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Is surgery the most effective treatment for diabetes?

Surgery to shorten the intestines eliminates the disease, and new evidence indicates that the intestines - and not just insulin - may be responsible for the disease

Illustration: pixabay.
Illustration: pixabay.

By Francesco Rubino, the article is published with the approval of Scientific American Israel and the Ort Israel Network 31.08.2017

  • Forty-five medical organizations now recommend weight loss surgery as a standard treatment option for type 2 diabetes.
  • Many clinical trials show that surgery controls diabetes better, faster and for a longer period of time than dietary changes and drugs.
  • The success in the surgeries indicates a connection between diabetes and the intestines. Surgery can be successful because it changes the gut hormones, the bile acids, the gut bacteria population or removes the cause of the disease.

About two decades ago when I started my internship as a surgeon, I longed to treat tumors, gallstones, hernias (hernias) and everything that was within reach of the surgeon's knife in my hand. Surgery appears to be a straightforward solution to some serious problems.

Type 2 diabetes There wasn't one of them. Surgeries focus on a specific body part, but doctors know that diabetes causes damage to many organs and involves a failure to effectively use the blood glucose regulating hormone - insulin. Clearly, this was not something that could be reduced or eliminated through surgery.

But one afternoon in the summer of 1999 there was a radical shift in my perspective on diabetes and my career.

It was when I had just moved from Italy to New York City thanks to a research grant I received to specialize in minimally invasive surgery at the Icahn School of Medicine at Mount Sinai Hospital. I was in the library trying to read up on some technical aspects of sham surgery Tilting of the bile and pancreas, when I encountered something strange. The surgery is intended for people who suffer from severe obesity. The process, which involves cutting out a part of the stomach and connecting it to the lower end of the small intestine, significantly shortens the path that the food travels through and bypasses the parts of the small intestine that absorb the food and calories and thus causes people to lose weight. Many of those operated on suffered from type 2 diabetes which is accompanied by obesity. But what struck me was that already a month after the operation, the sugar level in the blood of the operated people dropped to a normal level. They still haven't lost weight, they ate without restriction of sugar and calories and didn't take any diabetes medication. And yet most of them remained diabetes-free years after the operation.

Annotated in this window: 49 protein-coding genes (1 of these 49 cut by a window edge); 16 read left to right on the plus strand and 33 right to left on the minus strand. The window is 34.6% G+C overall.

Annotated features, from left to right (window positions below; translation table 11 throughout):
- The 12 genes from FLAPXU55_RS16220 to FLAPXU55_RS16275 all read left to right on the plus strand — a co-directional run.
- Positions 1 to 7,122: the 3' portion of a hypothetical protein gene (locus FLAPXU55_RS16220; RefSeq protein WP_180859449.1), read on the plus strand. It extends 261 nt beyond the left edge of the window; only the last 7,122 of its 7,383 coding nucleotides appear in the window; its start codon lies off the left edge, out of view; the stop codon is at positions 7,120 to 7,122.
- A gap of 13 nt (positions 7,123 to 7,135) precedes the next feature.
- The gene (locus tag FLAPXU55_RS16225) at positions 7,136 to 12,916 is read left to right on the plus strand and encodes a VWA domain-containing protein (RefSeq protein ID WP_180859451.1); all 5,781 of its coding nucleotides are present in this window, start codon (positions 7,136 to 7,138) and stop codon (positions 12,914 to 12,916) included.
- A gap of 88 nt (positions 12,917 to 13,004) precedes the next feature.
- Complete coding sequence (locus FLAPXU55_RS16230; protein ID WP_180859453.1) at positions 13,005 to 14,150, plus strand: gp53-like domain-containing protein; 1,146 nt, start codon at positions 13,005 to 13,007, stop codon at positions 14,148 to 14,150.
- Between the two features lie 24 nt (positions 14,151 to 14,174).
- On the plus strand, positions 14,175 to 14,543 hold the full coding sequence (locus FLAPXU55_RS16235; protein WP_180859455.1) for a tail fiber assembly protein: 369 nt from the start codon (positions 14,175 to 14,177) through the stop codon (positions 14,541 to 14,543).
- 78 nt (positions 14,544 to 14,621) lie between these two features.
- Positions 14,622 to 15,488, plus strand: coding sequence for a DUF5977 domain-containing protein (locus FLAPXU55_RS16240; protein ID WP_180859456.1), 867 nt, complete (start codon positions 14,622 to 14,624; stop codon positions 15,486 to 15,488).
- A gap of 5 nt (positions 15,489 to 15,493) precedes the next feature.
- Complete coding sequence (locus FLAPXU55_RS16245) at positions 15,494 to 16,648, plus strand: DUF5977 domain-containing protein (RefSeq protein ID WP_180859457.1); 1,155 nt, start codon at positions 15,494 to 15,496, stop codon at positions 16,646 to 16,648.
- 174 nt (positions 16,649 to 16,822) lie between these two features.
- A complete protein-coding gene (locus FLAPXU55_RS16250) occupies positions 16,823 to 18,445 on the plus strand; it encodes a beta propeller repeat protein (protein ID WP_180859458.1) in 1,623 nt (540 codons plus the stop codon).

I was filled with wonder. How can surgery correct blood sugar problems in a disease that is written in all textbooks as chronic, progressive and irreversible? It can be managed but it should not disappear.

I racked my brain for an explanation and remembered that the small intestine produces hormones that stimulate the pancreas to produce excess insulin. Could it be that a surgical change in anatomy affected these hormones in a way that restored glucose metabolism? Or is the intestine responsible for other mechanisms of the disease that surgery could correct? If so, surgery can treat diabetes, and understanding how it does so can provide clues about the elusive mechanism for developing diabetes.

At that time, in the late 90s, we were just beginning to realize that we were already in the midst of a diabetes epidemic that continues to this day. The latest estimate by the International Diabetes Association and the World Health Organization is that at least 415 million people in the world suffer from this disorder and the number is expected to increase to about 650 million by 2040. (90% of them have type 2 diabetes and the rest, another form of the disease, type 1 diabetes which results from the fact that the pancreas does not provide enough insulin.) Finding the cause and cure for type 2 diabetes will save the lives of millions of patients.